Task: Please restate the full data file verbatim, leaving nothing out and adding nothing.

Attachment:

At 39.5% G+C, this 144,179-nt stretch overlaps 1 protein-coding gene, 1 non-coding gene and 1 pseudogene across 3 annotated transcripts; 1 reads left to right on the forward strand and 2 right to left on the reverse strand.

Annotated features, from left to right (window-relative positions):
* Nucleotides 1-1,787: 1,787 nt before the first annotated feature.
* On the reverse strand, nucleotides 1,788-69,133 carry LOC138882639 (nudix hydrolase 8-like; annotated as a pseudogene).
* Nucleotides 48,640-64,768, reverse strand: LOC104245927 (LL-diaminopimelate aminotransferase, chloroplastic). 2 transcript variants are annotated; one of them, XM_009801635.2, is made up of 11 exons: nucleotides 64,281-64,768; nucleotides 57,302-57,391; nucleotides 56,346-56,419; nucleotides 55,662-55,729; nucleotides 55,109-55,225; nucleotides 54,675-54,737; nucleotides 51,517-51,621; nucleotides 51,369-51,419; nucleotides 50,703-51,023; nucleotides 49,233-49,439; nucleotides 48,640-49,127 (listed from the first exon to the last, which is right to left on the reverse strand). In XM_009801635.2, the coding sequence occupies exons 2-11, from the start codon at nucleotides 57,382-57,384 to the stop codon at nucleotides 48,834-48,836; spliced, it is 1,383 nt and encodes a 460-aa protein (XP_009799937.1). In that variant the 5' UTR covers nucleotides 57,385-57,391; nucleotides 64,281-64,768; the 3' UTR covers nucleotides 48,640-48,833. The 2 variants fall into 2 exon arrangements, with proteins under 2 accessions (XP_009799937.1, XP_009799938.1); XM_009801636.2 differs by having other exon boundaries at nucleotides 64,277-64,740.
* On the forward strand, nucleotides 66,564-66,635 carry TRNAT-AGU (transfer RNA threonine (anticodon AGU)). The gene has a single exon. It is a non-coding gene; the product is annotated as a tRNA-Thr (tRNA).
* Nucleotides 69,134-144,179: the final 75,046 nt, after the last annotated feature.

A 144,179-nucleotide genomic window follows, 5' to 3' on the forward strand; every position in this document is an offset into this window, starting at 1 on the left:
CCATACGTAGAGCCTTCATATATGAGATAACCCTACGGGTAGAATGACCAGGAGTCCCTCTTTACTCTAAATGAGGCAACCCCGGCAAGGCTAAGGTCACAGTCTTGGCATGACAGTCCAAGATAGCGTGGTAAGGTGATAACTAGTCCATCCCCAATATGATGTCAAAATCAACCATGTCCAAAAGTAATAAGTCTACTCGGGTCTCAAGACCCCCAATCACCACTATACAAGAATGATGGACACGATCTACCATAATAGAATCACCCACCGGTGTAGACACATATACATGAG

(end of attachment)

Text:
At 39.5% G+C, this 144,179-nt stretch overlaps 1 protein-coding gene, 1 non-coding gene and 1 pseudogene across 3 annotated transcripts; 1 reads left to right on the forward strand and 2 right to left on the reverse strand.

Annotated features, from left to right (window-relative positions):
* Nucleotides 1-1,787: 1,787 nt before the first annotated feature.
* On the reverse strand, nucleotides 1,788-69,133 carry LOC138882639 (nudix hydrolase 8-like; annotated as a pseudogene).
* Nucleotides 48,640-64,768, reverse strand: LOC104245927 (LL-diaminopimelate aminotransferase, chloroplastic). 2 transcript variants are annotated; one of them, XM_009801635.2, is made up of 11 exons: nucleotides 64,281-64,768; nucleotides 57,302-57,391; nucleotides 56,346-56,419; nucleotides 55,662-55,729; nucleotides 55,109-55,225; nucleotides 54,675-54,737; nucleotides 51,517-51,621; nucleotides 51,369-51,419; nucleotides 50,703-51,023; nucleotides 49,233-49,439; nucleotides 48,640-49,127 (listed from the first exon to the last, which is right to left on the reverse strand). In XM_009801635.2, the coding sequence occupies exons 2-11, from the start codon at nucleotides 57,382-57,384 to the stop codon at nucleotides 48,834-48,836; spliced, it is 1,383 nt and encodes a 460-aa protein (XP_009799937.1). In that variant the 5' UTR covers nucleotides 57,385-57,391; nucleotides 64,281-64,768; the 3' UTR covers nucleotides 48,640-48,833. The 2 variants fall into 2 exon arrangements, with proteins under 2 accessions (XP_009799937.1, XP_009799938.1); XM_009801636.2 differs by having other exon boundaries at nucleotides 64,277-64,740.
* On the forward strand, nucleotides 66,564-66,635 carry TRNAT-AGU (transfer RNA threonine (anticodon AGU)). The gene has a single exon. It is a non-coding gene; the product is annotated as a tRNA-Thr (tRNA).
* Nucleotides 69,134-144,179: the final 75,046 nt, after the last annotated feature.

A 144,179-nucleotide genomic window follows, 5' to 3' on the forward strand; every position in this document is an offset into this window, starting at 1 on the left:
CCATACGTAGAGCCTTCATATATGAGATAACCCTACGGGTAGAATGACCAGGAGTCCCTCTTTACTCTAAATGAGGCAACCCCGGCAAGGCTAAGGTCACAGTCTTGGCATGACAGTCCAAGATAGCGTGGTAAGGTGATAACTAGTCCATCCCCAATATGATGTCAAAATCAACCATGTCCAAAAGTAATAAGTCTACTCGGGTCTCAAGACCCCCAATCACCACTATACAAGAATGATGGACACGATCTACCATAATAGAATCACCCACCGGTGTAGACACATATACATGAG